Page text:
While the delivery of a near-record 716,000 new multifamily housing units in the U.S. over the next two years will create a short-term oversupply, the new supply is needed to keep long-term fundamentals healthy in the sector, according to the latest research from CBRE.
The surge in construction is expected to push the multifamily sector’s overall vacancy rate above equilibrium to a peak of 5.2 percent from 4.6 percent by year-end. While this may be surprising, given the overall housing shortage in the U.S., the lack of supply is predominantly in single-family homes and not multifamily units. CBRE expects that demand for rental housing will gain momentum this year as vacancy peaks only slightly above its long run average of 5.0 percent.
Even with a surplus of multifamily units over the short-term, CBRE forecasts that an additional 2.3 million new units will be needed nationwide to maintain healthy market fundamentals over the next 10 years. Once the largest portion of the delivery wave has concluded through 2024, the U.S. will still need nearly 200,000 additional units annually to maintain proper supply and demand balance.
“While a multifamily development surplus in the next 18 months may weigh on market fundamentals in the short-term, new deliveries will be limited beginning in 2025 and will ultimately lay the foundation for a healthy market throughout the next cycle,” said Kelli Carhart, leader of Multifamily Capital Markets for CBRE in the U.S.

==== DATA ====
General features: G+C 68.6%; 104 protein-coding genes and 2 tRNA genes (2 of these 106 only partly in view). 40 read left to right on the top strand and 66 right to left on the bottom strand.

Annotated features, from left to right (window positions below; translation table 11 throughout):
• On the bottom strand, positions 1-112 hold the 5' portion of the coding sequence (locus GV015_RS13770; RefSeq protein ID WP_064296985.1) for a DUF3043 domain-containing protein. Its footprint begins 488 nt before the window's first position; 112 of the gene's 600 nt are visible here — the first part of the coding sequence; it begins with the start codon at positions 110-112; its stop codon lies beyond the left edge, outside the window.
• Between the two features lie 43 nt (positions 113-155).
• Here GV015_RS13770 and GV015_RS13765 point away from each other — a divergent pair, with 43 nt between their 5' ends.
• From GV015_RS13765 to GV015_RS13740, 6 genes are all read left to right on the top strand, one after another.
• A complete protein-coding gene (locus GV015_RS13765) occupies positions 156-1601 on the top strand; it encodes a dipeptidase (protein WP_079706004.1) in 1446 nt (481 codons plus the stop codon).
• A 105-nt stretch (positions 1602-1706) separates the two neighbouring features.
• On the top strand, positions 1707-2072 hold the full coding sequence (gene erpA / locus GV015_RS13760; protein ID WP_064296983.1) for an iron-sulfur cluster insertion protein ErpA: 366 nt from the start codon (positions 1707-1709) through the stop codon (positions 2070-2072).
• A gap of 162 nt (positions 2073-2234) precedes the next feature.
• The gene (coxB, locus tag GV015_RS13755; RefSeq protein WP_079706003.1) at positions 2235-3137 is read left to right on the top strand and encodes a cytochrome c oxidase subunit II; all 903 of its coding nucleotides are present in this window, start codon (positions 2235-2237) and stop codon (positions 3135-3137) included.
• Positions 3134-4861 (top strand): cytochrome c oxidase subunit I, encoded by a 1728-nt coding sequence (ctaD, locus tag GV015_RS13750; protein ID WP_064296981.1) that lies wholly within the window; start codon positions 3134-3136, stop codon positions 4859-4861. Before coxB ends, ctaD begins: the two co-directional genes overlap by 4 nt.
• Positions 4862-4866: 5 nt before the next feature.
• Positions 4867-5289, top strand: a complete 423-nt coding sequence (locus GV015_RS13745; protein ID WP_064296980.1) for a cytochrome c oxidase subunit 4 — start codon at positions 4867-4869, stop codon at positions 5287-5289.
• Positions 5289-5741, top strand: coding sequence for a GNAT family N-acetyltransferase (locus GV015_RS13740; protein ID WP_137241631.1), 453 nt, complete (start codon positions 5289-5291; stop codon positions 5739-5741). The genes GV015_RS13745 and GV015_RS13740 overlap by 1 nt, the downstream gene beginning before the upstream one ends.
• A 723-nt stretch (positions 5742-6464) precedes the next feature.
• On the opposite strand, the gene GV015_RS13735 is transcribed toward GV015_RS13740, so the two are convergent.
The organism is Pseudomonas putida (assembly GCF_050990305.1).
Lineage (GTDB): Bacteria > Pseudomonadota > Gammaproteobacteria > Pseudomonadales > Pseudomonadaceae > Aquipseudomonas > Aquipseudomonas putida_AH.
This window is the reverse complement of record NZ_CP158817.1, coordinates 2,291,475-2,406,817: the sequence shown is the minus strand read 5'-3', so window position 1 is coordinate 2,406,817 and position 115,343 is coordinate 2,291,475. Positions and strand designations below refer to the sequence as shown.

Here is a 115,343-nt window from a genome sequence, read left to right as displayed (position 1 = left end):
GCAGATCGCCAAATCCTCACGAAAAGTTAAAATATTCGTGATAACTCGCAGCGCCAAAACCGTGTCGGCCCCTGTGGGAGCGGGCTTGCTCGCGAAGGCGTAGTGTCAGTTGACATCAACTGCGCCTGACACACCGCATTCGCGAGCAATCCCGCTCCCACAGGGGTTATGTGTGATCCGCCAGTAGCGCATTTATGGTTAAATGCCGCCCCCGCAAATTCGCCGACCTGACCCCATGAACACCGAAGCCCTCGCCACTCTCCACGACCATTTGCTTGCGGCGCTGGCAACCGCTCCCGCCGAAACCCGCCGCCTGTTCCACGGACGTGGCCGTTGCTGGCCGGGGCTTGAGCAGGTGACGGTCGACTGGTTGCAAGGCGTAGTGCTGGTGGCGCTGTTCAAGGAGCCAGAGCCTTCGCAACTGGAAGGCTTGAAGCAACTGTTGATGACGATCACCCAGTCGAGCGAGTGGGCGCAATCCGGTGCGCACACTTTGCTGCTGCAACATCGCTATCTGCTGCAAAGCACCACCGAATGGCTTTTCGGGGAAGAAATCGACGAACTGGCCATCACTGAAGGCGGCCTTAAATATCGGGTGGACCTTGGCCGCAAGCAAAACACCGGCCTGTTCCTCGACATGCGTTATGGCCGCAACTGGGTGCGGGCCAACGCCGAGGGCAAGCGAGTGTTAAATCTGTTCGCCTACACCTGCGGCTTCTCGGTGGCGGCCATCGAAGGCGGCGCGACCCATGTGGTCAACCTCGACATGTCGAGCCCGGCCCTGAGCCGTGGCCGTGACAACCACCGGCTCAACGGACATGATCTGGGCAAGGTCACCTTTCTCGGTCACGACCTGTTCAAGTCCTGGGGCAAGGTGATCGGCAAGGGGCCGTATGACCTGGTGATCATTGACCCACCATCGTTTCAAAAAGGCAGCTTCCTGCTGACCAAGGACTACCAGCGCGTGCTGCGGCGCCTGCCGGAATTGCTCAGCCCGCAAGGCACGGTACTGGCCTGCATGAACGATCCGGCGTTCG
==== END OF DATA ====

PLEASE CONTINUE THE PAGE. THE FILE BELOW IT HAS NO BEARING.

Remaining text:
More than 750,000 multifamily units are currently under construction in the U.S.—the highest amount since the housing boom of the 1980s. Most of these new units are in markets such as Dallas, Austin and Atlanta that experienced the greatest in-migration during the COVID-19 pandemic. Although population growth in these markets is beginning to slow, the rapid increase in construction costs due to inflation and supply chain disruptions has caused multifamily starts to slow as well—meaning that the construction peak is likely occurring now.
The current wave in construction is expected to expand total multifamily inventory in the U.S. by 4.2 percent over the next two years. Although the sector has recorded negative net absorption—the net change in the total number of apartments leased—over the past three quarters, demand is expected to turn positive in the first half of 2023 and limit the extent to which rising vacancies could slow rent growth. While CBRE expects rent growth of 3.5 percent for the year—down from 6.7 percent in 2022 and 13.4 percent in 2021—this is still relatively healthy when compared with the long-run average of 2.5 percent.
As the market returns to equilibrium, the potential for construction delays and extended timelines due to ongoing labor shortages could also limit the rise in vacancies. Early in the current construction cycle (2013) when the pipeline was approximately 300,000 units (less than half the amount today), the average time of construction from start to finish averaged 16.5 months. Today, that timeline averages 20.5 months—nearly 25 percent longer. The biggest jump in that expanded timeline occurred in 2021, when units under construction ramped up tremendously.